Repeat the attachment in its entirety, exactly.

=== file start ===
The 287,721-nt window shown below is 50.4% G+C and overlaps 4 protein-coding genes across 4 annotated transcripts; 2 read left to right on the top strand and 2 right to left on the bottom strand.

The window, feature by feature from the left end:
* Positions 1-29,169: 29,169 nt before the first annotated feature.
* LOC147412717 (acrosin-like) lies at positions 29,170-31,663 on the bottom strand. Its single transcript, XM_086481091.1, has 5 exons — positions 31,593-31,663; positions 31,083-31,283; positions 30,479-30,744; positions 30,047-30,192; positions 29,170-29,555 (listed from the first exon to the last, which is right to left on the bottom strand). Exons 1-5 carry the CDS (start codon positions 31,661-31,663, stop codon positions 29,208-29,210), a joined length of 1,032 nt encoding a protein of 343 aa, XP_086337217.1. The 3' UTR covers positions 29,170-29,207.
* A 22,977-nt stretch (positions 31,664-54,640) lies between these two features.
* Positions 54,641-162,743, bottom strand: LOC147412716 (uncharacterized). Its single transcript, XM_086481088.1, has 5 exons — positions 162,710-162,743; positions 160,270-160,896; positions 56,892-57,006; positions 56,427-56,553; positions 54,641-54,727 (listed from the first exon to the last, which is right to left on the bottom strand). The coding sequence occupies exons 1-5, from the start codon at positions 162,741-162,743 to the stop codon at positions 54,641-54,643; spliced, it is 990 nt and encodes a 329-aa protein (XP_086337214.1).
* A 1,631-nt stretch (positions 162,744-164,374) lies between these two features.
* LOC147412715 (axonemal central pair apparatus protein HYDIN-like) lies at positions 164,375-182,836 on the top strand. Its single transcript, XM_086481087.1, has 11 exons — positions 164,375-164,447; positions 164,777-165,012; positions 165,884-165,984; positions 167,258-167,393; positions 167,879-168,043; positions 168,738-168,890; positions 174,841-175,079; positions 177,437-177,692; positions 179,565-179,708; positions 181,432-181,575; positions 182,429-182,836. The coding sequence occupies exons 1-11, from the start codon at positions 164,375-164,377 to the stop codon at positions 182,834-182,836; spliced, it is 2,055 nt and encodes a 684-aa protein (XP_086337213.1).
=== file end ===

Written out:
The 287,721-nt window shown below is 50.4% G+C and overlaps 4 protein-coding genes across 4 annotated transcripts; 2 read left to right on the top strand and 2 right to left on the bottom strand.

The window, feature by feature from the left end:
* Positions 1-29,169: 29,169 nt before the first annotated feature.
* LOC147412717 (acrosin-like) lies at positions 29,170-31,663 on the bottom strand. Its single transcript, XM_086481091.1, has 5 exons — positions 31,593-31,663; positions 31,083-31,283; positions 30,479-30,744; positions 30,047-30,192; positions 29,170-29,555 (listed from the first exon to the last, which is right to left on the bottom strand). Exons 1-5 carry the CDS (start codon positions 31,661-31,663, stop codon positions 29,208-29,210), a joined length of 1,032 nt encoding a protein of 343 aa, XP_086337217.1. The 3' UTR covers positions 29,170-29,207.
* A 22,977-nt stretch (positions 31,664-54,640) lies between these two features.
* Positions 54,641-162,743, bottom strand: LOC147412716 (uncharacterized). Its single transcript, XM_086481088.1, has 5 exons — positions 162,710-162,743; positions 160,270-160,896; positions 56,892-57,006; positions 56,427-56,553; positions 54,641-54,727 (listed from the first exon to the last, which is right to left on the bottom strand). The coding sequence occupies exons 1-5, from the start codon at positions 162,741-162,743 to the stop codon at positions 54,641-54,643; spliced, it is 990 nt and encodes a 329-aa protein (XP_086337214.1).
* A 1,631-nt stretch (positions 162,744-164,374) lies between these two features.
* LOC147412715 (axonemal central pair apparatus protein HYDIN-like) lies at positions 164,375-182,836 on the top strand. Its single transcript, XM_086481087.1, has 11 exons — positions 164,375-164,447; positions 164,777-165,012; positions 165,884-165,984; positions 167,258-167,393; positions 167,879-168,043; positions 168,738-168,890; positions 174,841-175,079; positions 177,437-177,692; positions 179,565-179,708; positions 181,432-181,575; positions 182,429-182,836. The coding sequence occupies exons 1-11, from the start codon at positions 164,375-164,377 to the stop codon at positions 182,834-182,836; spliced, it is 2,055 nt and encodes a 684-aa protein (XP_086337213.1).